The 2018 NKDB report noted the existence of state-sanctioned religious organizations in the country, such as the KCF, Korea Buddhist Union, Korean Catholic Council, Korea Chondoist Church Central Committee, Korea Orthodox Church Committee, and Korean Council of Religionists. There was minimal information available on the activities of such organizations, except for some information on inter-Korean religious exchanges in 2015.

The government-established Korean Catholic Council continued to provide basic services at the Changchung Cathedral, but the Holy See continued not to recognize it as a Roman Catholic church. There were no Vatican-recognized Catholic priests, monks, or nuns residing in the country.

According to foreign religious leaders who traveled to the country, there were Protestant pastors at Bongsu and Chilgol Churches, although it was not known if they were citizens or visiting pastors.

Five Russian Orthodox priests served at the Russian Orthodox Church of the Life-Giving Trinity, purportedly to provide pastoral care to Russians in the country. The clergy included North Koreans, several of whom reportedly studied at the Russian Orthodox seminary in Moscow.

The COI report concluded authorities systematically sought to hide the persecution of Christians who practiced their religion outside state-controlled churches from the international community by pointing to the small number of state-controlled churches as exemplifying religious freedom and pluralism.

In April United Press International cited a report by the state-run media outlet Ryomyong describing an Easter Sunday service at Pyongyang’s Changchung Cathedral. According to Ryomyong, citizens and foreign worshippers attended. The report quoted the clergyman making anti-U.S. and other political statements during the service.

The NKDB stated officials conducted thorough searches of incoming packages and belongings at ports, customs checkpoints, and airports to search for religious items as well as other items the government deemed objectionable. Open Doors USA reported some individuals brought audio devices containing the Bible and other religious materials from China or smuggled in radios for local residents to listen to Christian broadcasts from overseas.

The government reportedly closely regulated certain forms of religious education, including programs at three-year colleges for training Protestant and Buddhist clergy, a religious studies program at Kim Il Sung University, a graduate institution that trained pastors, and other seminaries affiliated with Christian or Buddhist groups.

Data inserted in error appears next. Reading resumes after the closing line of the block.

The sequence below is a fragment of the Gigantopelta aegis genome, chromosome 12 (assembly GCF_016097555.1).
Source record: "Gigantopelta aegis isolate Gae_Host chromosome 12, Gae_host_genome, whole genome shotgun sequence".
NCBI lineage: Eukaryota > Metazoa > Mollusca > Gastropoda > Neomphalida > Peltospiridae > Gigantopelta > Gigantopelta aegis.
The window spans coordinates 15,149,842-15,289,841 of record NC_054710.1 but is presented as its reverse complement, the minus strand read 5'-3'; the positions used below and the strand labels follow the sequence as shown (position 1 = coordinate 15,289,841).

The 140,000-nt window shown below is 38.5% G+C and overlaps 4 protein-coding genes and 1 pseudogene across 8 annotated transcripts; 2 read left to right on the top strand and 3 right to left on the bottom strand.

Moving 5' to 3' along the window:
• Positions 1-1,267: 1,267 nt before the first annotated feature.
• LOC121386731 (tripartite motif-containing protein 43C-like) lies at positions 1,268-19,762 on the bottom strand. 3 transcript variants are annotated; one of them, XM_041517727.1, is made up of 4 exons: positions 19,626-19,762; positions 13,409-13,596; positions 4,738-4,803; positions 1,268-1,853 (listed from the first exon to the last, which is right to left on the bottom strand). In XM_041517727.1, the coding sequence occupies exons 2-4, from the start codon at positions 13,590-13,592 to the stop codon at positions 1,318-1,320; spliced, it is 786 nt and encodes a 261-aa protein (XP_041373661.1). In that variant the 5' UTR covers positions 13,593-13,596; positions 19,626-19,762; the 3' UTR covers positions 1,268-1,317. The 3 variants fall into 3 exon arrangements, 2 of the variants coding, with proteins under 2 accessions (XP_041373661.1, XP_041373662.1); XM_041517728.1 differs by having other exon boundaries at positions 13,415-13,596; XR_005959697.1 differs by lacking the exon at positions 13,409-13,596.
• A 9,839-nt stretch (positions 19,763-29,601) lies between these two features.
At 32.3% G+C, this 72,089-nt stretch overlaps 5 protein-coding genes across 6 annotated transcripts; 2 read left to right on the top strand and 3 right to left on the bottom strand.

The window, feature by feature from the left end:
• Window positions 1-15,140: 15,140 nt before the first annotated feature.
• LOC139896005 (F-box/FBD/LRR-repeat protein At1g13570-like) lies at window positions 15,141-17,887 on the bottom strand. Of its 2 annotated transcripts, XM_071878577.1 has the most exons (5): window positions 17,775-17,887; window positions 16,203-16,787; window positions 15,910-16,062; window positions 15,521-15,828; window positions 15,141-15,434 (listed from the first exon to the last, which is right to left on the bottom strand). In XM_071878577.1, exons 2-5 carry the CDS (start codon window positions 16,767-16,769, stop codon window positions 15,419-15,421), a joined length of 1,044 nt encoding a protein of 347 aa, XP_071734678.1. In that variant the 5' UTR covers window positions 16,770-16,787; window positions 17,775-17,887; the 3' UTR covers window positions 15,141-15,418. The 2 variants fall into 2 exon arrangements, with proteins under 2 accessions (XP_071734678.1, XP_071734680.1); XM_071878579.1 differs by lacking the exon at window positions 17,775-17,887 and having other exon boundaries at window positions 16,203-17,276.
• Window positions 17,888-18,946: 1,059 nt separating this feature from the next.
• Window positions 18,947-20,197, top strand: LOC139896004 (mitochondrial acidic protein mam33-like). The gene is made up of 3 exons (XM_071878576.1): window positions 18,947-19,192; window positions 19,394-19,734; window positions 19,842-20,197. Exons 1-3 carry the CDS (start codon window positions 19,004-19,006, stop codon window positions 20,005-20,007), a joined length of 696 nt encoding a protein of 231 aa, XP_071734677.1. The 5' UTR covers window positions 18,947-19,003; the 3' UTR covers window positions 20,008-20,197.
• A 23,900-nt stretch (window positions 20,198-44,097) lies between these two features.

According to KINU, religion continued to be used to justify restricting individuals to the lowest class rungs of the songbun system, which classifies individuals on the basis of social class, family background, and presumed support of the regime. The songbun classification system resulted in discrimination in education, health care, employment opportunities, and residence. KINU continued to report that religious persons and their families were perceived to be “anti-revolutionary elements.”

According to KINU, the government continued to view Christianity as a means of foreign encroachment. KINU quoted the North Korean Academy of Social Science Philosophy Institute’s “Dictionary on Philosophy” as stating, “Religion is historically seized by the ruling class to deceive the masses and was used as a means to exploit and oppress, and it has recently been used by the imperialists as an ideological tool to invade underdeveloped countries.” KINU again reported citizens continued to receive education from authorities at least twice a year emphasizing ways to detect individuals who engage in spreading Christianity.

According to a 2018 Associated Press article, dozens of missionaries in areas of China near the border, most of whom were South Koreans or ethnic Koreans, provide assistance and religious education to North Koreans. According to the Rev. Kim Kyou-ho, head of the Seoul-based Chosen People Network, in recent years, 10 such frontline missionaries and pastors died mysteriously, and he suspected the North Korean government was involved.

The government reportedly continued to be concerned that faith-based South Korean relief and refugee assistance efforts along the northeast border with China had both humanitarian and political goals, including the overthrow of the government, and alleged these groups were involved in intelligence gathering. The government reportedly continued tightening border controls in an effort to crack down on any such activities.

The government continued to allow some overseas faith-based aid organizations to operate inside the country to provide humanitarian assistance. Such organizations reported they were not allowed to proselytize; their contact with local citizens was limited and strictly monitored, and government escorts accompanied them at all times. In October the Asia Times reported South Korean-based Christian charities said the government sometimes declined aid for political reasons, and in some cases the charities distributed the aid in secret through underground Christian networks.

The COI report concluded government messaging regarding the purported evils of Christianity led to negative views of Christianity among ordinary citizens.

In November media reported South Korean President Moon Jae-in’s office invited Pope Francis to meet Chairman Kim at the demilitarized zone. At year’s end, however, there were no reports that the pope planned to do so.